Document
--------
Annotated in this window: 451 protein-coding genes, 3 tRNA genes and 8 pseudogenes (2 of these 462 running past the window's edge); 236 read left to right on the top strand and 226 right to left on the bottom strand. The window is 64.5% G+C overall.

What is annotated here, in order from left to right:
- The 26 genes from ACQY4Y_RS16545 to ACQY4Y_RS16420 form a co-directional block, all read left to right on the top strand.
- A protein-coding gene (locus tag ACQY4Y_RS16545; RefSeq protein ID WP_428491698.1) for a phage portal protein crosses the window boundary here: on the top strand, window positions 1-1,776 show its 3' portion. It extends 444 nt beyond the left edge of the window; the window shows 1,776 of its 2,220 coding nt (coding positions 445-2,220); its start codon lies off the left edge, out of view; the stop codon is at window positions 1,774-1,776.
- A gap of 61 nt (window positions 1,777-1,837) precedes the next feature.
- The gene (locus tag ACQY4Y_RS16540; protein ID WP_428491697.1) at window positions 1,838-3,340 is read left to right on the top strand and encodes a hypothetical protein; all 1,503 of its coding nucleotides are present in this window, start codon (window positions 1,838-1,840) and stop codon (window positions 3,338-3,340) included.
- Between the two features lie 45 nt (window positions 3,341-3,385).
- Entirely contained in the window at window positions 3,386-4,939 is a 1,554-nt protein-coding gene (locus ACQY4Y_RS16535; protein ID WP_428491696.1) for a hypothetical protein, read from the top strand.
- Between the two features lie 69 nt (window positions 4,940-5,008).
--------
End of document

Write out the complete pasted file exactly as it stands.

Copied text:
Annotated in this window: 451 protein-coding genes, 3 tRNA genes and 8 pseudogenes (2 of these 462 running past the window's edge); 236 read left to right on the top strand and 226 right to left on the bottom strand. The window is 64.5% G+C overall.

What is annotated here, in order from left to right:
- The 26 genes from ACQY4Y_RS16545 to ACQY4Y_RS16420 form a co-directional block, all read left to right on the top strand.
- A protein-coding gene (locus tag ACQY4Y_RS16545; RefSeq protein ID WP_428491698.1) for a phage portal protein crosses the window boundary here: on the top strand, window positions 1-1,776 show its 3' portion. It extends 444 nt beyond the left edge of the window; the window shows 1,776 of its 2,220 coding nt (coding positions 445-2,220); its start codon lies off the left edge, out of view; the stop codon is at window positions 1,774-1,776.
- A gap of 61 nt (window positions 1,777-1,837) precedes the next feature.
- The gene (locus tag ACQY4Y_RS16540; protein ID WP_428491697.1) at window positions 1,838-3,340 is read left to right on the top strand and encodes a hypothetical protein; all 1,503 of its coding nucleotides are present in this window, start codon (window positions 1,838-1,840) and stop codon (window positions 3,338-3,340) included.
- Between the two features lie 45 nt (window positions 3,341-3,385).
- Entirely contained in the window at window positions 3,386-4,939 is a 1,554-nt protein-coding gene (locus ACQY4Y_RS16535; protein ID WP_428491696.1) for a hypothetical protein, read from the top strand.
- Between the two features lie 69 nt (window positions 4,940-5,008).